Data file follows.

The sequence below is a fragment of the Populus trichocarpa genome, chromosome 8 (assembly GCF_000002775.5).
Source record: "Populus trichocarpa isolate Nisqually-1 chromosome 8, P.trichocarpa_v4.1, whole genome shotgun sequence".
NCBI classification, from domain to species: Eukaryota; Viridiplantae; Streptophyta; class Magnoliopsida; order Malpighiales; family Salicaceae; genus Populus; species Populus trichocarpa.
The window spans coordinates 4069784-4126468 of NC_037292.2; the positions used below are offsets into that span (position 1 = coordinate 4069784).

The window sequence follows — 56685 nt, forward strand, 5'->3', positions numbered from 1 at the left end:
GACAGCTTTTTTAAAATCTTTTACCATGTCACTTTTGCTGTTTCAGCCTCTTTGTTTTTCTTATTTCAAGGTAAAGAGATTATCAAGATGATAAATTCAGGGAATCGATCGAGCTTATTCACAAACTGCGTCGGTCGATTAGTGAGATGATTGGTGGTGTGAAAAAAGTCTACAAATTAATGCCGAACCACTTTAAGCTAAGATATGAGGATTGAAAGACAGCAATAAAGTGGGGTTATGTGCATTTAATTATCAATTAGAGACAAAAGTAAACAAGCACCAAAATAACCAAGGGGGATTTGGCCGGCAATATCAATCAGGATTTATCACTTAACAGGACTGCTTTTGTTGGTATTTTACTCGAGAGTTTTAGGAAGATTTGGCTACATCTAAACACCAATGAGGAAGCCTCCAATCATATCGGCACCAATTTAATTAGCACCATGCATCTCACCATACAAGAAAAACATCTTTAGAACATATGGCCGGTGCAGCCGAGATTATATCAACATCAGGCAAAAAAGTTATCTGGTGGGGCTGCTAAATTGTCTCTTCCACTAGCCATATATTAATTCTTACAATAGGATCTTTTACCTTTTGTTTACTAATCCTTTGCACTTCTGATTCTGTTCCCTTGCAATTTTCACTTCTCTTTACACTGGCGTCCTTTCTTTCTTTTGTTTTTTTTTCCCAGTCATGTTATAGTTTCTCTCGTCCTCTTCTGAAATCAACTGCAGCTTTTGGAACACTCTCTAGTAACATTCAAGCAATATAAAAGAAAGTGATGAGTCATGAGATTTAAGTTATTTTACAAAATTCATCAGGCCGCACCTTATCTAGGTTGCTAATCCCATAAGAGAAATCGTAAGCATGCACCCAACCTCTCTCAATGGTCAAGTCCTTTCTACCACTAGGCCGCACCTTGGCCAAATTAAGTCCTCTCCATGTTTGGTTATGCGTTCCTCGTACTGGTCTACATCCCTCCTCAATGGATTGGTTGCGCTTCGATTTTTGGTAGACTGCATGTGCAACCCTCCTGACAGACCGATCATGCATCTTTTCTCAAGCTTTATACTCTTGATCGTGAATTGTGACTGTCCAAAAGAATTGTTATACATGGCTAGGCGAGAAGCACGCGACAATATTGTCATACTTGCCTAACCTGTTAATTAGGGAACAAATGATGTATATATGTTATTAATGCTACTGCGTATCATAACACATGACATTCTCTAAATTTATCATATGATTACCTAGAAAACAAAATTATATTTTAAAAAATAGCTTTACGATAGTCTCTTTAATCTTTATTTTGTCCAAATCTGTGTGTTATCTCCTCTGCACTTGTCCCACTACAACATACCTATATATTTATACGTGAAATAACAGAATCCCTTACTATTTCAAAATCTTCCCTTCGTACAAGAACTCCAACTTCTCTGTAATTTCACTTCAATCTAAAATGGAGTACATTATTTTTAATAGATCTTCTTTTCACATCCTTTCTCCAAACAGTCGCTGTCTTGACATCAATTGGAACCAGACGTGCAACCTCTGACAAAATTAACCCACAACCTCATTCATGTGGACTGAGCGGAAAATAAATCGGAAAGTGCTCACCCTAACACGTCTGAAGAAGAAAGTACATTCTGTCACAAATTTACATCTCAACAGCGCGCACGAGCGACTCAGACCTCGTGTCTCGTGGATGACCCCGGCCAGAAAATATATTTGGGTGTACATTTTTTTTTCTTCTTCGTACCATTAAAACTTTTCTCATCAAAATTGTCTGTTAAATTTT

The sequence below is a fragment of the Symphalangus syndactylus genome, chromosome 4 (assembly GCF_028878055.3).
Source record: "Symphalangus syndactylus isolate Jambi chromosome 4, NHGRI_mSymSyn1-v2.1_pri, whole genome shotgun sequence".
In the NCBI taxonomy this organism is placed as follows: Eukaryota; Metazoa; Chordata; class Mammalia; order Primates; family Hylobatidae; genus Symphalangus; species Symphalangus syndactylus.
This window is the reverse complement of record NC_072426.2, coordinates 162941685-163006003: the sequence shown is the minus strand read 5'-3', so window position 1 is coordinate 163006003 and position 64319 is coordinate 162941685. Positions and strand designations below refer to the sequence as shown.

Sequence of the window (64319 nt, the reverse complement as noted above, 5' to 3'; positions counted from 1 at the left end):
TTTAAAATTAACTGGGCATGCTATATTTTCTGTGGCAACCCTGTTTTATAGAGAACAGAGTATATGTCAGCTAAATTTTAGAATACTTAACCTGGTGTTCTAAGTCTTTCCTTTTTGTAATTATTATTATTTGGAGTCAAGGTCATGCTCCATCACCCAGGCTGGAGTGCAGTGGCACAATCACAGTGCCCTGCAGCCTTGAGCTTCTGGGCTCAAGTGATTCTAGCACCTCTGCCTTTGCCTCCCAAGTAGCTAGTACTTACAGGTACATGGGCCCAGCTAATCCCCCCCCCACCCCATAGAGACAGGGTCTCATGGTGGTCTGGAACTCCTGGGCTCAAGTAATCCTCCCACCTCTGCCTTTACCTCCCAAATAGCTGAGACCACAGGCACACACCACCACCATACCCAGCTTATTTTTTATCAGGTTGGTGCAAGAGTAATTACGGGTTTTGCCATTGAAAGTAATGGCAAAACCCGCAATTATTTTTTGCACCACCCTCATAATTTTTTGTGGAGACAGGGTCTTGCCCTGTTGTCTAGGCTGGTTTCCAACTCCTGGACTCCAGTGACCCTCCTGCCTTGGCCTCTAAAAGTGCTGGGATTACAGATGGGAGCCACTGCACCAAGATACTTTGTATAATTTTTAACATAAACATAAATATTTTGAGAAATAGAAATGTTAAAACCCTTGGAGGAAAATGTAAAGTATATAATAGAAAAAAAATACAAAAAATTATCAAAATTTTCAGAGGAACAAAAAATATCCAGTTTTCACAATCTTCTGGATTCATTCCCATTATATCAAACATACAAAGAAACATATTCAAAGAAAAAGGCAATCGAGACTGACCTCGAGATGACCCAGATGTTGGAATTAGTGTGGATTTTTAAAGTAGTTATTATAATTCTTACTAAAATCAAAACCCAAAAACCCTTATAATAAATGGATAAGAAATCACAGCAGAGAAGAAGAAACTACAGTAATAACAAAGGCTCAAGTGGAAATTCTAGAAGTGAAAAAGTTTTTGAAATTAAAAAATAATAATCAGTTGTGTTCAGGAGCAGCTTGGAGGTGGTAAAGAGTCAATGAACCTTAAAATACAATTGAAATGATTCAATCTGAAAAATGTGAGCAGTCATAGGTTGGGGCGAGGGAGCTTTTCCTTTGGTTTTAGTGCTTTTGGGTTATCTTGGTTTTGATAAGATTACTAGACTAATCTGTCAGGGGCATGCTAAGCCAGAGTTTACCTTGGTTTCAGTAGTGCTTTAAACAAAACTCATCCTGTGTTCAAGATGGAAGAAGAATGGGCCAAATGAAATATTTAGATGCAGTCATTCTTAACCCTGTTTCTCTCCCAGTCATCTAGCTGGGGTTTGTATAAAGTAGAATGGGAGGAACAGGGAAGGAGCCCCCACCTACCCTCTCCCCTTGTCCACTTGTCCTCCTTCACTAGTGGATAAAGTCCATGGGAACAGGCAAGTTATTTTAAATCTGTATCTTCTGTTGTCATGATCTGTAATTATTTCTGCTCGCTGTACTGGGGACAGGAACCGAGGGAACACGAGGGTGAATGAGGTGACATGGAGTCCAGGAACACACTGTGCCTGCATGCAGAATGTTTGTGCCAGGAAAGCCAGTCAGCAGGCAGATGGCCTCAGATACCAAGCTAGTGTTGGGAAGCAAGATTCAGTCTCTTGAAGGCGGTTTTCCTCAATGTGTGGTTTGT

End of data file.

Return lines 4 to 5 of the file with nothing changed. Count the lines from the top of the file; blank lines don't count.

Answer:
The window spans coordinates 4069784-4126468 of NC_037292.2; the positions used below are offsets into that span (position 1 = coordinate 4069784).

The window sequence follows — 56685 nt, forward strand, 5'->3', positions numbered from 1 at the left end: